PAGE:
This week has actually been a bit easier. Perhaps because I now know what to expect. So far so good on lunch everyday. And thoughtful grocery shopping has also helped, though I still need to work on the coupon thing. I opened my wallet a few times for some essential purchases – like cat food and a cupcake from Cake & Shake. But I think I’ve almost hit a stride.

Slowly, but surely, my savings grows. Here’s the latest.

A Savings Plan

Beginning in June, I am putting an aggressive savings plan into action. I’m hoping that between now and December I’ll be able to save $10,000. Assuming rent and tuition will be paid through some other means (hopefully a combination of scholarships and loans), I can use what I save for general spending and traveling. I also plan to find some type of part-time employment while I’m there. So that income can also be added to the general living fund. I’m thinking of this $10K as a useful starting point.

But considering I haven’t had much luck putting together savings for the past few years (I dipped into it once – and I’ve been dipping ever since), creating a solid savings will not be easy for me. My casual approach to money is typically supported by statements like “I deserve to treat myself” and “I’m living for today.” They’re really just justifications for irresponsible and unnecessary spending. So the first step in my savings plan will be to cut out the unnecessary spending.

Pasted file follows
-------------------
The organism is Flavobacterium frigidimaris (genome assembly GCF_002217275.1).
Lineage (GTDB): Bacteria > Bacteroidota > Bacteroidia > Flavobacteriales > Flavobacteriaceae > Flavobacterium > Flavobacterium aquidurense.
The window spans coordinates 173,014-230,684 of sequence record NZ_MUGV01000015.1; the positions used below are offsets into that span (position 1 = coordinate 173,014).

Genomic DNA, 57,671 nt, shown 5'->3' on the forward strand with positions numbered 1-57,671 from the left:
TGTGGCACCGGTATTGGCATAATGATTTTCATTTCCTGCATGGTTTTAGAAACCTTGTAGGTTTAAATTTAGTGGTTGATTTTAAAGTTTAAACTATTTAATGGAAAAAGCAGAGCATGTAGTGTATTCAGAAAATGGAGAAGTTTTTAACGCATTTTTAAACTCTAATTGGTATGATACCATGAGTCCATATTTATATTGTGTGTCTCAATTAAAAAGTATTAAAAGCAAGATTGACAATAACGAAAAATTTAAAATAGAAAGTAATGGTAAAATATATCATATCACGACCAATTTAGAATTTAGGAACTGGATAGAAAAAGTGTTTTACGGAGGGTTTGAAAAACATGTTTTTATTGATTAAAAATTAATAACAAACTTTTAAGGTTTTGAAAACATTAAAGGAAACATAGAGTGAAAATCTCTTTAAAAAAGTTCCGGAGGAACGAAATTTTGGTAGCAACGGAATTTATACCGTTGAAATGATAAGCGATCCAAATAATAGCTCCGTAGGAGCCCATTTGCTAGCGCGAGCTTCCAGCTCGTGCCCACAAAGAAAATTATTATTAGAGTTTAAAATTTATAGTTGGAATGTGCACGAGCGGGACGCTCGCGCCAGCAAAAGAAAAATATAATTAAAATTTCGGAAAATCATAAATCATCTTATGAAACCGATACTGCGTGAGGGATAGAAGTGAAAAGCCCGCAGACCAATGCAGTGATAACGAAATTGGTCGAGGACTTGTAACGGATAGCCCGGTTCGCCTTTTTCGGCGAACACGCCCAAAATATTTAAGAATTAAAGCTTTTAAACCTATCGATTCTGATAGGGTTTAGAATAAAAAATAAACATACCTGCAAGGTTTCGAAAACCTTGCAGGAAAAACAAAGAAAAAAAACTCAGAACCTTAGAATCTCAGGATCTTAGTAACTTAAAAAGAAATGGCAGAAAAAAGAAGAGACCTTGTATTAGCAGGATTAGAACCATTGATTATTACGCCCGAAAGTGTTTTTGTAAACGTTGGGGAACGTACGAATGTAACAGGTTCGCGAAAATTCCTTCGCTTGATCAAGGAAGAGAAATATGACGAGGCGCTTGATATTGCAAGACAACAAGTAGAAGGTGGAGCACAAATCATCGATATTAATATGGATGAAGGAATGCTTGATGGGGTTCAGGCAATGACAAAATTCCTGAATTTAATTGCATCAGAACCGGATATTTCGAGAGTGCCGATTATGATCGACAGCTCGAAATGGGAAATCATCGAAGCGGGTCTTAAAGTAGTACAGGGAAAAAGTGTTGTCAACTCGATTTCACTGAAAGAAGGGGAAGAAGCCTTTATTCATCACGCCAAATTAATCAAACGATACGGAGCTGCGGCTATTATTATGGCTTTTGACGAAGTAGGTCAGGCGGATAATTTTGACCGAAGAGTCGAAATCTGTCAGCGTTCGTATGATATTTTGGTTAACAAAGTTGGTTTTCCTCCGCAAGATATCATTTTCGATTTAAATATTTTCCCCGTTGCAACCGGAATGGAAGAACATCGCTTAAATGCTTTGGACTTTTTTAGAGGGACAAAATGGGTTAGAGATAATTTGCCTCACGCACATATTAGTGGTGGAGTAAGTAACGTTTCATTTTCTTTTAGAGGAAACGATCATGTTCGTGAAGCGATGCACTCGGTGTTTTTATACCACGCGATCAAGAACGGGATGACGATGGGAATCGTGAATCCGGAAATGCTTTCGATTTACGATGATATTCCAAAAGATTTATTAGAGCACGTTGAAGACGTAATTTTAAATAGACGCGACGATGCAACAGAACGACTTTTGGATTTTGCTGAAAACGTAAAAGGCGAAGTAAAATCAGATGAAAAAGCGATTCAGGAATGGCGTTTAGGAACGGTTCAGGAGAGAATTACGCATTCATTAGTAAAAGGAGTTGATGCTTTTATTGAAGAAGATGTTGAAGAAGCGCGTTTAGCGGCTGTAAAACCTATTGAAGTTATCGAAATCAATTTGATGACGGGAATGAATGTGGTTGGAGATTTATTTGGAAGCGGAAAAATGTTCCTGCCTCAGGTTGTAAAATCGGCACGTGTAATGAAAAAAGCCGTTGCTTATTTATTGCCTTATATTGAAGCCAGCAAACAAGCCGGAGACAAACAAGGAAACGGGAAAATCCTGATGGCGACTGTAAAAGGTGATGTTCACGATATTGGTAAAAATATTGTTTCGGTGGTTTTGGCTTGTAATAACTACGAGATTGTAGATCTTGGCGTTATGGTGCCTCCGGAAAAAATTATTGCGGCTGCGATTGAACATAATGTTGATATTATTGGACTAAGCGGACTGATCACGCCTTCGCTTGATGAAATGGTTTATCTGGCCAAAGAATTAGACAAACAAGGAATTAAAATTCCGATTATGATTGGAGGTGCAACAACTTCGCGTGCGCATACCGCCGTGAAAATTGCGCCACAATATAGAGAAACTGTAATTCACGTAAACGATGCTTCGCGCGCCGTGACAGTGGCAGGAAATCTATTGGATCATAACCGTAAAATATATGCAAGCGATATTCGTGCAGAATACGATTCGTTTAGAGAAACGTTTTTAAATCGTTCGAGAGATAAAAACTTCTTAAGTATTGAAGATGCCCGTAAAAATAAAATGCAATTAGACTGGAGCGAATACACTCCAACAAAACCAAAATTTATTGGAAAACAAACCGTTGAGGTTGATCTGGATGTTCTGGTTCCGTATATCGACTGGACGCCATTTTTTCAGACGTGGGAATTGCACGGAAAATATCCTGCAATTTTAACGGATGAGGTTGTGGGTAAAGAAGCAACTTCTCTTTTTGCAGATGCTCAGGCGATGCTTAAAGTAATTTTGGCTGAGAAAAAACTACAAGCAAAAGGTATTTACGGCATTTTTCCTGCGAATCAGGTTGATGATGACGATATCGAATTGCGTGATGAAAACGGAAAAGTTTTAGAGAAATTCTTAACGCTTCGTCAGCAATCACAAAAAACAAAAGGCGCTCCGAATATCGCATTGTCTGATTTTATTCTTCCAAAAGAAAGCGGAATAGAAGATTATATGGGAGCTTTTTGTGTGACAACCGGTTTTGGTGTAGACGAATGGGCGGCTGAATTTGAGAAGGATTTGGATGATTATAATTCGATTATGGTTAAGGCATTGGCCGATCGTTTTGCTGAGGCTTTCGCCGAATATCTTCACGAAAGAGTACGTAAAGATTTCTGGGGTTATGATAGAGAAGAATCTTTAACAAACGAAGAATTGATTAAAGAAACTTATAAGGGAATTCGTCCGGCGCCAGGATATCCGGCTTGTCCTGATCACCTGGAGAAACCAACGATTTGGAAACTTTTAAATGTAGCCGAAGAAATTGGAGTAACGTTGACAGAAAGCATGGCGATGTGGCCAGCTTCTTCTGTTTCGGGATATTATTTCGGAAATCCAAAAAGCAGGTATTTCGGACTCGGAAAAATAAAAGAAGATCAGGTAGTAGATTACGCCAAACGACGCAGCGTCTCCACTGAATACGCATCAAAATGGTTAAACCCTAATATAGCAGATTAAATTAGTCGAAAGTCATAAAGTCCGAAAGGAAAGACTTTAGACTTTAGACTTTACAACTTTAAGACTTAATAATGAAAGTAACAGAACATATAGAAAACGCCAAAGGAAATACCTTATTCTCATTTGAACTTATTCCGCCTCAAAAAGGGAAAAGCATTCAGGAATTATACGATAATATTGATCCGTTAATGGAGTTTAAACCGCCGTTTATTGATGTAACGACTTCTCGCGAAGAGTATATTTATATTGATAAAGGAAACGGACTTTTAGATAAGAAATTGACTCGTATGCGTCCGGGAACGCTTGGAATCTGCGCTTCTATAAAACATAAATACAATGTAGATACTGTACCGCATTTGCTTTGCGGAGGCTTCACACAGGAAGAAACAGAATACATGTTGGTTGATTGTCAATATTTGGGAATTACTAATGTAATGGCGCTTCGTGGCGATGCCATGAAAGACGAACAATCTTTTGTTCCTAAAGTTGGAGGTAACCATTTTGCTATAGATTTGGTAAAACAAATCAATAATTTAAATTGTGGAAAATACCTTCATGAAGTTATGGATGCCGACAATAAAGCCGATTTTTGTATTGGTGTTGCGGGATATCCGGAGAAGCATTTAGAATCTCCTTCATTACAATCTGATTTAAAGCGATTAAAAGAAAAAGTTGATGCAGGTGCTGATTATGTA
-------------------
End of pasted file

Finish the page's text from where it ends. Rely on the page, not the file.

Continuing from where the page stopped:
As a compromise, I’ll set aside a certain amount each month for treats. I’ll need to establish some rules for the “treat fund.” For example, no treat for myself unless I have reached my savings goals for a given two-week period. This will allow for up to two treats per month. If I don’t reach a goal in a two-week period, the treat money goes into the general savings. If I have met my goal, but the treat fund isn’t big enough for the treat I want for myself, I will allow the treat fund to add up. A treat can range from a cupcake to a new pair of jeans. I’m kind of treating myself like a first grader. But I’ve got to meet myself where I am.

In addition to saving, I need to generate some additional income. From where? I’m not sure. If you know of anything, or have any ideas, let me know. Whatever it is, I’m hoping it can make me an extra $400-$500 a month. And ideally it won’t require much energy. Just because I’m trying to come up with a chunk of money, doesn’t mean I’m not still pretty tired most of the time.

In addition to saving and generating additional income, I will sell some of my stuff that I don’t plan to want or need once my long-term residence is established. The stuff I need will come with me to Amsterdam. The stuff I want will go into storage. The stuff I can live without will be for sale. Honestly, I’m not sure what stuff that will be. I’ve moved so many times it seems like I should be fully downsized by now. But I know that’s not the case. Once I take a moment to assess the situation, I should have a decent list of things that can add some money to the savings account.